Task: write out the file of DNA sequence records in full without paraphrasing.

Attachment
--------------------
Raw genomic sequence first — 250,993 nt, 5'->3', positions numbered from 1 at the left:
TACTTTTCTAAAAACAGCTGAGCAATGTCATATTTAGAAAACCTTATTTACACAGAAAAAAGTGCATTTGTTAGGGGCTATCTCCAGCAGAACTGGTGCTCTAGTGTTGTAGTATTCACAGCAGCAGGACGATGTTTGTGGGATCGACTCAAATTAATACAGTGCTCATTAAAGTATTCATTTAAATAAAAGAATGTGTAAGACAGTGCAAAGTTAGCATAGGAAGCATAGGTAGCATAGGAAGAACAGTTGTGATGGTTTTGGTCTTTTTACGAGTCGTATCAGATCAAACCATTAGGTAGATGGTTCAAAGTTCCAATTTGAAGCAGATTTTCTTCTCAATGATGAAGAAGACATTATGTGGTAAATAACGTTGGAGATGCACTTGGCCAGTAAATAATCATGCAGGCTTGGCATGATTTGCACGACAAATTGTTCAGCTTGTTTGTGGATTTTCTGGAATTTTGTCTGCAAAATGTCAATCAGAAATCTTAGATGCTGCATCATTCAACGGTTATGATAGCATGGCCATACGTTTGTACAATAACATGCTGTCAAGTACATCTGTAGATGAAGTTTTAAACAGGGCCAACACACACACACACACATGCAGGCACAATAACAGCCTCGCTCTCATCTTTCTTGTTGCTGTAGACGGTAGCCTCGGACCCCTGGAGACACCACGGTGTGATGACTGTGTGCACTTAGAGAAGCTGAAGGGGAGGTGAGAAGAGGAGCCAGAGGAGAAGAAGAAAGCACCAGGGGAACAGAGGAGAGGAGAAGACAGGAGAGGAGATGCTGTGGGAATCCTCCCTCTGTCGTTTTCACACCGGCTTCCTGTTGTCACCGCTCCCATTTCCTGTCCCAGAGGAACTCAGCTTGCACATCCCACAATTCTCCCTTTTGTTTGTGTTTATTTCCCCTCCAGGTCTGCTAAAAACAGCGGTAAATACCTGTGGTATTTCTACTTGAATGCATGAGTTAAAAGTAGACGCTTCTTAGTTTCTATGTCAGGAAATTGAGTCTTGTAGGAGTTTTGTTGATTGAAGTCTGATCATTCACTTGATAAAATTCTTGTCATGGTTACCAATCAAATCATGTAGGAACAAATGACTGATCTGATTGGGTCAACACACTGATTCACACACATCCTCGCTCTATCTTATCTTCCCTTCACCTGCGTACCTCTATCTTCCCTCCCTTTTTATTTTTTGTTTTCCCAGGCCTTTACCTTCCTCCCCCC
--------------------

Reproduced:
Raw genomic sequence first — 250,993 nt, 5'->3', positions numbered from 1 at the left:
TACTTTTCTAAAAACAGCTGAGCAATGTCATATTTAGAAAACCTTATTTACACAGAAAAAAGTGCATTTGTTAGGGGCTATCTCCAGCAGAACTGGTGCTCTAGTGTTGTAGTATTCACAGCAGCAGGACGATGTTTGTGGGATCGACTCAAATTAATACAGTGCTCATTAAAGTATTCATTTAAATAAAAGAATGTGTAAGACAGTGCAAAGTTAGCATAGGAAGCATAGGTAGCATAGGAAGAACAGTTGTGATGGTTTTGGTCTTTTTACGAGTCGTATCAGATCAAACCATTAGGTAGATGGTTCAAAGTTCCAATTTGAAGCAGATTTTCTTCTCAATGATGAAGAAGACATTATGTGGTAAATAACGTTGGAGATGCACTTGGCCAGTAAATAATCATGCAGGCTTGGCATGATTTGCACGACAAATTGTTCAGCTTGTTTGTGGATTTTCTGGAATTTTGTCTGCAAAATGTCAATCAGAAATCTTAGATGCTGCATCATTCAACGGTTATGATAGCATGGCCATACGTTTGTACAATAACATGCTGTCAAGTACATCTGTAGATGAAGTTTTAAACAGGGCCAACACACACACACACACATGCAGGCACAATAACAGCCTCGCTCTCATCTTTCTTGTTGCTGTAGACGGTAGCCTCGGACCCCTGGAGACACCACGGTGTGATGACTGTGTGCACTTAGAGAAGCTGAAGGGGAGGTGAGAAGAGGAGCCAGAGGAGAAGAAGAAAGCACCAGGGGAACAGAGGAGAGGAGAAGACAGGAGAGGAGATGCTGTGGGAATCCTCCCTCTGTCGTTTTCACACCGGCTTCCTGTTGTCACCGCTCCCATTTCCTGTCCCAGAGGAACTCAGCTTGCACATCCCACAATTCTCCCTTTTGTTTGTGTTTATTTCCCCTCCAGGTCTGCTAAAAACAGCGGTAAATACCTGTGGTATTTCTACTTGAATGCATGAGTTAAAAGTAGACGCTTCTTAGTTTCTATGTCAGGAAATTGAGTCTTGTAGGAGTTTTGTTGATTGAAGTCTGATCATTCACTTGATAAAATTCTTGTCATGGTTACCAATCAAATCATGTAGGAACAAATGACTGATCTGATTGGGTCAACACACTGATTCACACACATCCTCGCTCTATCTTATCTTCCCTTCACCTGCGTACCTCTATCTTCCCTCCCTTTTTATTTTTTGTTTTCCCAGGCCTTTACCTTCCTCCCCCC